GENEVA (Reuters) - Switzerland’s nine-year streak as the world’s most competitive economy came to an end on Wednesday, dethroned by the United States in an annual league table published by the World Economic Forum (WEF).
A root-and-branch revamp of the WEF’s rankings, reoriented towards future technology-driven growth, pushed Switzerland into fourth place, with Singapore second and Germany third out of 140 countries, each marked on a scale from 0 to 100.
“The U.S. scores 85.6 which essentially means it’s still about 14 points away from that frontier of competitiveness,” said Saadia Zahidi, a member of the WEF’s managing board.
The United States was “an innovation powerhouse” with flexible labor and a big market, Zahidi said.
“They do fairly well in terms of institutions but there are also a lot of worrying signs,” she said.
“The U.S. is one of the lowest ranked G20 economies when it comes to health, there are concerns about freedom of the press, there are concerns about judicial independence ... softer factors that could have an implication for the country’s competitiveness in the longer term.”
The old rankings had docked marks from the United States for its macroeconomic environment, high government debt being a particular weakness. But the new rankings awarded it 99.2 for “debt dynamics”, an almost perfect score.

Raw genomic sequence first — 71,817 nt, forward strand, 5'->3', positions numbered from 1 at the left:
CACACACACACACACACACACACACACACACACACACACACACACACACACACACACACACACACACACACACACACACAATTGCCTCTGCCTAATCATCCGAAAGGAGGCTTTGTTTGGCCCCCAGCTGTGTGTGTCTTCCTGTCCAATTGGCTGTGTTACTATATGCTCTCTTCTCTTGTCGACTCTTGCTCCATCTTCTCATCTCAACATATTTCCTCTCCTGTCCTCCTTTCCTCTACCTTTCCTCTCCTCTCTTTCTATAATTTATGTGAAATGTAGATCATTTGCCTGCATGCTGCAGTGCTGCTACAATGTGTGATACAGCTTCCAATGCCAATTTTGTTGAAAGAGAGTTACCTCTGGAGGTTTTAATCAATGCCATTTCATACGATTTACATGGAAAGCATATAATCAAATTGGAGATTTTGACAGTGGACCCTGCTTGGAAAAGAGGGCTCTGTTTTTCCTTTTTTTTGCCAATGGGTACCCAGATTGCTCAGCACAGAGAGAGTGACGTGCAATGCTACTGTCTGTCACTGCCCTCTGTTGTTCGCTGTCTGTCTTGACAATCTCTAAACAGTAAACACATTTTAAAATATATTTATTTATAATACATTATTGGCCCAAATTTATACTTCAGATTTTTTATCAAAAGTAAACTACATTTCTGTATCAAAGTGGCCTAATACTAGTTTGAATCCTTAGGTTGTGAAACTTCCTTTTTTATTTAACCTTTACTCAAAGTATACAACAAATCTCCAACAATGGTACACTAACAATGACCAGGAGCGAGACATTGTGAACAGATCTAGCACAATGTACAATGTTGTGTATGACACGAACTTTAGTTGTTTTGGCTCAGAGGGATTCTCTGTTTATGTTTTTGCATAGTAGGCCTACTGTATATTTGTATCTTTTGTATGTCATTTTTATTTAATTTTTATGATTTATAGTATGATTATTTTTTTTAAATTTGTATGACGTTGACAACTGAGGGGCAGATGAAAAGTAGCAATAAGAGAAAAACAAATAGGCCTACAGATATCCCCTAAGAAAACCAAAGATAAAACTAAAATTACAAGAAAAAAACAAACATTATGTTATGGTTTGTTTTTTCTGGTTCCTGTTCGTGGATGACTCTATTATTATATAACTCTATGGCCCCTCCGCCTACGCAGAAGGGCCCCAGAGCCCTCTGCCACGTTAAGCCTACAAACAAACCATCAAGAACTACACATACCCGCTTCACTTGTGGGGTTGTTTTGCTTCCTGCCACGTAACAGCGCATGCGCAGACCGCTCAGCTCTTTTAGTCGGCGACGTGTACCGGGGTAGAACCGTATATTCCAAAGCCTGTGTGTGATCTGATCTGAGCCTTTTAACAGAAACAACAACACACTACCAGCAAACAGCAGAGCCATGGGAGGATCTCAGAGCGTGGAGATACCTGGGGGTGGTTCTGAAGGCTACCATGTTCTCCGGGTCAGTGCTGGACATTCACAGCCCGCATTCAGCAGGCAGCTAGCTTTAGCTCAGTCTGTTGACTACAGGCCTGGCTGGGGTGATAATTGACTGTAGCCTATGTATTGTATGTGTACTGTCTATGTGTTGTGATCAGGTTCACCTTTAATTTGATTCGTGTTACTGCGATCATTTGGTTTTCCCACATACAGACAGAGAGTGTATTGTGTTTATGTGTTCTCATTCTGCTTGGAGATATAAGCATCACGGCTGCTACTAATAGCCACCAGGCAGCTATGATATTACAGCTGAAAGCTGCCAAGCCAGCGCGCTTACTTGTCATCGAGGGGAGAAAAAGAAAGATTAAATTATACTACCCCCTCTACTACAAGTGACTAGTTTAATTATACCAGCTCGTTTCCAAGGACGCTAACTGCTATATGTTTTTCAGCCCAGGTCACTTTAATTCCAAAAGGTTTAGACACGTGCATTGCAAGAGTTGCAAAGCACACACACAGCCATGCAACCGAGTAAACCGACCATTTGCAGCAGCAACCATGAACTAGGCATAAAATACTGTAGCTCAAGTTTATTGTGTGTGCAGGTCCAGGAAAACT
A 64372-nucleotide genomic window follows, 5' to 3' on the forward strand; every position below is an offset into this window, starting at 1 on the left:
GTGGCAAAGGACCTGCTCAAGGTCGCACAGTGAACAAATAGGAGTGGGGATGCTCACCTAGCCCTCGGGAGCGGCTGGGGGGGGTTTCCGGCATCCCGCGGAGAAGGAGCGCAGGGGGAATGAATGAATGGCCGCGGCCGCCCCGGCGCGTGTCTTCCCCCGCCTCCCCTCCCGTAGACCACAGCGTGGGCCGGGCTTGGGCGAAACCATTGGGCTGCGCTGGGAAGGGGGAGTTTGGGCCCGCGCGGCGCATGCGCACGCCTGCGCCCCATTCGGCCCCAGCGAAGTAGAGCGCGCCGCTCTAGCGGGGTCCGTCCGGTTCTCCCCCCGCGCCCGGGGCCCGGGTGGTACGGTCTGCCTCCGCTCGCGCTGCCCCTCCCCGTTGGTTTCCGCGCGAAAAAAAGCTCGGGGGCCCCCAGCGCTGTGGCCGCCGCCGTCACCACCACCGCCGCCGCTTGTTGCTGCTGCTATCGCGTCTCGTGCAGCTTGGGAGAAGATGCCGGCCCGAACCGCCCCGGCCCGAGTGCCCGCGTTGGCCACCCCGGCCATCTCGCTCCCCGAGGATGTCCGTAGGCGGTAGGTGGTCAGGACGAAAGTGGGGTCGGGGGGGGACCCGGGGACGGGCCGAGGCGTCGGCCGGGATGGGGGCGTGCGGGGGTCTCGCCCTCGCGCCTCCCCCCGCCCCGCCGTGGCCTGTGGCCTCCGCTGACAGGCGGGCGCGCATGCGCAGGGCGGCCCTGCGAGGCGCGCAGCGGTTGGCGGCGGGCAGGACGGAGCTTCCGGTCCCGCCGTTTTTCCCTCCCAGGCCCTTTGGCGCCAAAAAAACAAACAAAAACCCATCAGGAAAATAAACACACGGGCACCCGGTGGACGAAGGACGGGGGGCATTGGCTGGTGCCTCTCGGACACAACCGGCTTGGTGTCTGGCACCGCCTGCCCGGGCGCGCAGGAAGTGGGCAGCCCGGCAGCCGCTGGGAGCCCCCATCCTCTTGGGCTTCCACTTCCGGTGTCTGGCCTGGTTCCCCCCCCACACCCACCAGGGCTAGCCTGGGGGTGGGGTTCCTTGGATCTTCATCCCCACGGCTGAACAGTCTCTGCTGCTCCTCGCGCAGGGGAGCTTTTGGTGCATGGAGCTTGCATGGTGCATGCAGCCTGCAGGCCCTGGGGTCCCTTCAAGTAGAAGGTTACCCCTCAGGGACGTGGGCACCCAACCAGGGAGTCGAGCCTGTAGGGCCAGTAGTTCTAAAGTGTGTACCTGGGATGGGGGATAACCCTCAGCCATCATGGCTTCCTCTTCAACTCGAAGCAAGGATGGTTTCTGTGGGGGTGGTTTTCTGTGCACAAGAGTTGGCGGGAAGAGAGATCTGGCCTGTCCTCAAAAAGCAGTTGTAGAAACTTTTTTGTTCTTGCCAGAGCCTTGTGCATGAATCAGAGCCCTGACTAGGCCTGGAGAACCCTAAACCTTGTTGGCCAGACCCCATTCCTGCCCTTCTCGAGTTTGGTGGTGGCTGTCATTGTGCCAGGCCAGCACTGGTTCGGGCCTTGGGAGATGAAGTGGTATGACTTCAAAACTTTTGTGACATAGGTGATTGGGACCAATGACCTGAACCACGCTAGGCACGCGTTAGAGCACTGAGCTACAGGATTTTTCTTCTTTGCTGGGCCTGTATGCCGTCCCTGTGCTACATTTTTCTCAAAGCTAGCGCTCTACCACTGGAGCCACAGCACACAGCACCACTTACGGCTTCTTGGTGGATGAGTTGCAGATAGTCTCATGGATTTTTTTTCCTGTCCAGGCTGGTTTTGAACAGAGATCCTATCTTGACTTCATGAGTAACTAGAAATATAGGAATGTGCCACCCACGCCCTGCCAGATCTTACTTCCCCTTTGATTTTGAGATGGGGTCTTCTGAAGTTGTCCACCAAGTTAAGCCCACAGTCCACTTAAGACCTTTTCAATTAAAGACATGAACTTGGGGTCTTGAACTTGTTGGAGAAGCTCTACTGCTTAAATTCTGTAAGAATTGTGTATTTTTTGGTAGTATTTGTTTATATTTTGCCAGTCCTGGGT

WEF experts denied that the analysis had been remodeled to flatter U.S. President Donald Trump, who topped the bill at the WEF’s annual meeting at Davos in January, bringing his “America First” message to the world’s elite.
“The old index and the new index are apples and oranges. The reason the new index has been built is because we’ve learned so much about what drives economic growth and growth in income in the long term,” Zahidi said.
The 98 indicators in the index were drawn from international organizations and a survey of company executives and largely reflected long-term policies such as investing in digital skills, she said.
That means Switzerland could take a while to win back its crown. Zahidi said it was a pillar of innovation but needed to work on its entrepreneurial mindset.
“You need to be able to have this ability to take risks and to use some of these newer technologies to actually create businesses. And not just to create businesses but to take them all the way from idea to actual commercialization,” she said.
Further down the rankings, China was in 28th place, Russia was 43rd, but India was 58th, a big slide from 40th under the old methodology last year.
Saudi Arabia came 39th, a placing that “could potentially be affected” by the unfolding story of missing Saudi journalist Jamal Khashoggi, Zahidi said.
The bottom 30 were almost exclusively African countries, although Haiti and Yemen squeezed ahead of last-placed Chad, which scored 35.5.
Reporting by Tom Miles; Editing by Robin Pomeroy
Our Standards: The Thomson Reuters Trust Principles.